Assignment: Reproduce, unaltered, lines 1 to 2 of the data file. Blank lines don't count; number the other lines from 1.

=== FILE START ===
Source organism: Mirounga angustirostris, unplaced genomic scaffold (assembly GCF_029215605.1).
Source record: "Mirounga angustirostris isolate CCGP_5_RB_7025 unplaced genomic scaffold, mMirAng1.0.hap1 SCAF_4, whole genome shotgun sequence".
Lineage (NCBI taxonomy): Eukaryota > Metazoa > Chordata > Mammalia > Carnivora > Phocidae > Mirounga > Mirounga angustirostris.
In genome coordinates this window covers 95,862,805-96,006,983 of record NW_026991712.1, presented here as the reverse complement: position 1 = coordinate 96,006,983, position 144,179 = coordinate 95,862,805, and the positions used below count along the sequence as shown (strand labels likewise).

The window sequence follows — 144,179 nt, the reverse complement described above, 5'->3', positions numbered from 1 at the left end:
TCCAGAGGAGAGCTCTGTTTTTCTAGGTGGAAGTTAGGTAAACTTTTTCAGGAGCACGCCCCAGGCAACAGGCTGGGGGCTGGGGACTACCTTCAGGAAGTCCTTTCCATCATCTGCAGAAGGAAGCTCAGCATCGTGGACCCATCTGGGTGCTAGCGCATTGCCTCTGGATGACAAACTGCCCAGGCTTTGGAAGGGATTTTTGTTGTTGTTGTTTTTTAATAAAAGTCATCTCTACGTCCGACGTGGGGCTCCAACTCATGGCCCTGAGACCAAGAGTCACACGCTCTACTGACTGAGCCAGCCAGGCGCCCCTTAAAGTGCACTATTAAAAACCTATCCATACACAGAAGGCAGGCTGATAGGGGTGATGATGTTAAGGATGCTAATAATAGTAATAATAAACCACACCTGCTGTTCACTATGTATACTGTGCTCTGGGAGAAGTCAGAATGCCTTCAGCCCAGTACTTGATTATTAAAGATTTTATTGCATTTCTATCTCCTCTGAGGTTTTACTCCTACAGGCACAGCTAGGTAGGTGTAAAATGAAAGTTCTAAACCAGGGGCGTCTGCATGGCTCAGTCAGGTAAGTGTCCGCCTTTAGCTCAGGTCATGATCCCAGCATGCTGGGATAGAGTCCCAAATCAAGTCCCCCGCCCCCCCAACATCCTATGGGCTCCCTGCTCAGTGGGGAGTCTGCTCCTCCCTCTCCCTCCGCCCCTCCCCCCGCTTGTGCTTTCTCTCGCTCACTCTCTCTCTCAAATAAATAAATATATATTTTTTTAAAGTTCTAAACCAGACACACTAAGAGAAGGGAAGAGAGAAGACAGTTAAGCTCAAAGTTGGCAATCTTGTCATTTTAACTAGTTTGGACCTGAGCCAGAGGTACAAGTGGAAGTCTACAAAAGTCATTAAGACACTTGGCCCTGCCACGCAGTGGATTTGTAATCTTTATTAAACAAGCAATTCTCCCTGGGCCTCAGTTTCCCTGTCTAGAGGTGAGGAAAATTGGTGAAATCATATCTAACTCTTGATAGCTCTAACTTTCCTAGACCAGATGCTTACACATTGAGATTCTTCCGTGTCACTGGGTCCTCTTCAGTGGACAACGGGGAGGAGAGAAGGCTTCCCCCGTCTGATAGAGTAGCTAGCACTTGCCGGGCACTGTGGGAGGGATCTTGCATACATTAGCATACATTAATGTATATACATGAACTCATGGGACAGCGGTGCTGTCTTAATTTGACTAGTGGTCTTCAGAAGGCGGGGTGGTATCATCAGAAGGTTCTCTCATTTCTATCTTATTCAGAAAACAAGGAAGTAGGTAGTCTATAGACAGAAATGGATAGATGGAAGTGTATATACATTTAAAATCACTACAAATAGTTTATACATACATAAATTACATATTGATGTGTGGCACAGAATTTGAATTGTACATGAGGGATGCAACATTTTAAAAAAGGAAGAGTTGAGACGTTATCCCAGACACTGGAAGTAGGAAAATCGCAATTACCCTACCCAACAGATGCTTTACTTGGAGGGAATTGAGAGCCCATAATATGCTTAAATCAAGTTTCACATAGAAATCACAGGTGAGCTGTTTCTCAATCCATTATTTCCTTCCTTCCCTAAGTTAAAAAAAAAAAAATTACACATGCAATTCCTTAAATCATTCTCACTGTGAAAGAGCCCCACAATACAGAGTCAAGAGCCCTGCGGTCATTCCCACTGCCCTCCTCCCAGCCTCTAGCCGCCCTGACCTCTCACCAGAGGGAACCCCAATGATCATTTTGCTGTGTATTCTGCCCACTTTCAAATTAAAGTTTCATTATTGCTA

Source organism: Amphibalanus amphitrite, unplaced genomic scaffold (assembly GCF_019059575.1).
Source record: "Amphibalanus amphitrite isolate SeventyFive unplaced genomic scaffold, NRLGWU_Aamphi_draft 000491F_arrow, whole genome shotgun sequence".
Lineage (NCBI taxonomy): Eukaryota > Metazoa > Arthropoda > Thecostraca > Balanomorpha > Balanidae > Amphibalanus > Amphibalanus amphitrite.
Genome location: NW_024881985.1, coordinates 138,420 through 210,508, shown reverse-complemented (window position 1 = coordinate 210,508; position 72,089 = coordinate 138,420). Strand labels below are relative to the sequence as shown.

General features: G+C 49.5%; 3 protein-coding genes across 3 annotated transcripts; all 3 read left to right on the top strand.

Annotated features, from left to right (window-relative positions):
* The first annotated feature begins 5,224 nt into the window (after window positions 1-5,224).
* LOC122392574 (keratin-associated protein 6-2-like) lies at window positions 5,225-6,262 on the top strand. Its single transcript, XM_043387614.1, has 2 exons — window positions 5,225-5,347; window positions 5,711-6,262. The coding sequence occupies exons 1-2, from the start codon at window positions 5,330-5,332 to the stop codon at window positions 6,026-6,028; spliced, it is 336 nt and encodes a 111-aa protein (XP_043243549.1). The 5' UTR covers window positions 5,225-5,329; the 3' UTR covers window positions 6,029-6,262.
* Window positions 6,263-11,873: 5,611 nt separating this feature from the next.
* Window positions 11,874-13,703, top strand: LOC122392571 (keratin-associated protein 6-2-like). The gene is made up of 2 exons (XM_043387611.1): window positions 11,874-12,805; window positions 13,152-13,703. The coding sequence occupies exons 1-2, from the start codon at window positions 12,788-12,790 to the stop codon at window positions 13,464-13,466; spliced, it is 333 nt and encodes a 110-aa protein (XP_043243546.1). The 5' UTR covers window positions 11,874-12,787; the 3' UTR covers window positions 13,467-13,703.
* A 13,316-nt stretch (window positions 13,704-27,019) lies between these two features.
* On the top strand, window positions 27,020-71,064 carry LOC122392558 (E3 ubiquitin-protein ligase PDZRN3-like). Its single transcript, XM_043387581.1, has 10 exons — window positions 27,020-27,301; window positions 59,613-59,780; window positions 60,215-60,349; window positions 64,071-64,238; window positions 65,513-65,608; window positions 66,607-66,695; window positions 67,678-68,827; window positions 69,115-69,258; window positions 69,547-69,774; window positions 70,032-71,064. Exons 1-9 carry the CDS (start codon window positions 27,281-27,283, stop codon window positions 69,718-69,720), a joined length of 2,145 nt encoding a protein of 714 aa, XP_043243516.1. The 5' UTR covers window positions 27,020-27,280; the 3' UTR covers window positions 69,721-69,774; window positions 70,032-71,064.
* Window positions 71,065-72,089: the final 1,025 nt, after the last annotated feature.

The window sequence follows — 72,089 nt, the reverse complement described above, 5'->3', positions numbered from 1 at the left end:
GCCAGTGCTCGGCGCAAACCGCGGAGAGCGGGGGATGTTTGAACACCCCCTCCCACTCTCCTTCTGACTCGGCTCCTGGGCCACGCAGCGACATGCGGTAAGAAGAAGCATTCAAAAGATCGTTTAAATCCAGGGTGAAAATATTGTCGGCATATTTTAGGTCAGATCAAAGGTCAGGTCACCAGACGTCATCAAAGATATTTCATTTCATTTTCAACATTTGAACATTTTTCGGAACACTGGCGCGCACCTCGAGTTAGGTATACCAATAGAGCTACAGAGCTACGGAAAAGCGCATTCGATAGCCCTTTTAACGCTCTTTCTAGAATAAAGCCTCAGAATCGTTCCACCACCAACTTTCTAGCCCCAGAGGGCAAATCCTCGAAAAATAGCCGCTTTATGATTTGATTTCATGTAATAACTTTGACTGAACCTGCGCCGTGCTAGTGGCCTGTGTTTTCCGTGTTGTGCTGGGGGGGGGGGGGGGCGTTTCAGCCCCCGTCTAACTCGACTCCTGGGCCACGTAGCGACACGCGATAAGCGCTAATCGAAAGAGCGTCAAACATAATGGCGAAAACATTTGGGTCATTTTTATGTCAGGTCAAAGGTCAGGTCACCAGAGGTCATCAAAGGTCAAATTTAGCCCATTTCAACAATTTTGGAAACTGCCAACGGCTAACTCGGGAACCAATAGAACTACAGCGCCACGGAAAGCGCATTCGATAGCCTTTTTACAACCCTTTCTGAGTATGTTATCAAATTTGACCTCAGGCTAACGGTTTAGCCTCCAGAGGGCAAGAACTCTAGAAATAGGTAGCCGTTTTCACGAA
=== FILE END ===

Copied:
Source organism: Mirounga angustirostris, unplaced genomic scaffold (assembly GCF_029215605.1).
Source record: "Mirounga angustirostris isolate CCGP_5_RB_7025 unplaced genomic scaffold, mMirAng1.0.hap1 SCAF_4, whole genome shotgun sequence".